Electrical Workers See No Shortage in Work Thanks to Shale Development
Communities and companies around the Mahoning Valley are seeing an upswing in electrical work as a result of shale development. The two locals, the International Brotherhood of Electrical Workers (IBEW) and VEC Inc., are taking advantage of the new infrastructure construction projects for oil and gas development.
Projects like V&M Star’s $650 million pipe mill and the new business coming to Youngstown has created a huge demand for electrical workers. With the exploration of shale formations in both Ohio and Pennsylvania, Ohio’s steel plants seem like a natural fit to produce their pipes and fittings. Jim Burgham, business manager of IBEW Local 64 in Youngstown described the success the local has seen:
We’ve had full employment since the fall of 2011. We’ve seen improvements in all aspects of work—remodeling of existing buildings, store construction, as well as additional projects—Jim Burgham (Electrical Companies, Workers Wired for Robust Year, 2/21/13)
Next up, workers will be on site for the construction of the $100 million VAM finishing plant at V&M’s Youngstown site. IBEW is also a part of plans to install the Hickory Bend natural gas processing complex in Springfield Towniship.
With Ohio’s oil and gas development still in its early stages, there will be plenty of work to come. Apprenticeship programs and training centers are working to prepare a workforce for the growing industry.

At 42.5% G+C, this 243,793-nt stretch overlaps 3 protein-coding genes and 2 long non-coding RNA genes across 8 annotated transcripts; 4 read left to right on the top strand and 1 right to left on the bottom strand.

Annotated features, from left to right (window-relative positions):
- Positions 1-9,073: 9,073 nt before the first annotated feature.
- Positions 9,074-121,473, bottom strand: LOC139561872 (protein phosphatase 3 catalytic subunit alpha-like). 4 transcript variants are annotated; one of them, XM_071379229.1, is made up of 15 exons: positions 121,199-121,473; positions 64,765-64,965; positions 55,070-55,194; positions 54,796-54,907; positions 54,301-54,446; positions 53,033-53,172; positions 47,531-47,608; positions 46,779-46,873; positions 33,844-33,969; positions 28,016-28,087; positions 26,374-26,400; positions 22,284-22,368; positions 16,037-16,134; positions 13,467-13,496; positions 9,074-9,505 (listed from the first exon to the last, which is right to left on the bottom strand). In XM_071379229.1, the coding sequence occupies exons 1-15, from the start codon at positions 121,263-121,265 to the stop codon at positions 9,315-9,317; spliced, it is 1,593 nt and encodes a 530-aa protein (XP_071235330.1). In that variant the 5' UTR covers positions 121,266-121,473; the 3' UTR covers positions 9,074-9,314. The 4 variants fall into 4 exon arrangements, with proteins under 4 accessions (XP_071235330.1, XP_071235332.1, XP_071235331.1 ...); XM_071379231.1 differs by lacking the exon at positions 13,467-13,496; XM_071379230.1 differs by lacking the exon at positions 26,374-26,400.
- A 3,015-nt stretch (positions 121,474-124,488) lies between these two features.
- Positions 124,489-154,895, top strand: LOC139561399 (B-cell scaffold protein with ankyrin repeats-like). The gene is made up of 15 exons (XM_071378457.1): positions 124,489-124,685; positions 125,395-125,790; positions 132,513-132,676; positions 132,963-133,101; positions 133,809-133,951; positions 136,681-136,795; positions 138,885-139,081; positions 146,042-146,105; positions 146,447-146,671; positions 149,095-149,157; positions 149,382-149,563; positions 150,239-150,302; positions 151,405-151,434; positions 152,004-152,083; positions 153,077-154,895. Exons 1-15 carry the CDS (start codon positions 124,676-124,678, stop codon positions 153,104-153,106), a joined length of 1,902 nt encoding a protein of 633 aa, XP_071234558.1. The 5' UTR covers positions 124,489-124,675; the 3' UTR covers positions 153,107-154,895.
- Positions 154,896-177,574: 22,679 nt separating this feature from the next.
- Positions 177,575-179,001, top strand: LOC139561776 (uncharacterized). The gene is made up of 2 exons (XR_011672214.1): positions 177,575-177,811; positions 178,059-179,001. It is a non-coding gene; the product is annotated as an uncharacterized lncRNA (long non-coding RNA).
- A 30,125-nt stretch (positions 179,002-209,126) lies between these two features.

Companies in the area are already making agreements for future work. VEC Inc. and its subsidiary, Evets Oil & Gas, report they recently signed a contract with BP to perform mechanical and electrical work at the well sites after drilling is completed. Senior Vice President and CEO at VEC, Chris Jaskiewicz explained exactly where the work is coming from:
We come in after they drill. We put the piping in place, the storage tanks, and the automation and controls at the well site—Chris Jaskiewicz (Electrical Companies, Workers Wired for Robust Year, 2/21/13)
Jaskiewicz said the company has grown tremendously in recent years thanks Utica development, growing from a $4 million a year operation to $26 million in sales last year:
We have about 400 people out in the field, and about 300 are electricians. We hire right out of the union hall based on immediate need— Chris Jaskiewicz (Electrical Companies, Workers Wired for Robust Year, 2/21/13)
Ohio has already supported and created 38,000 jobs thanks to shale development. With new projects being announced almost weekly, the number is only expected to grow. A wide range of skills are needed, including electrical work, and Ohio needs to continue to prepare a workforce for the incredible opportunities abound.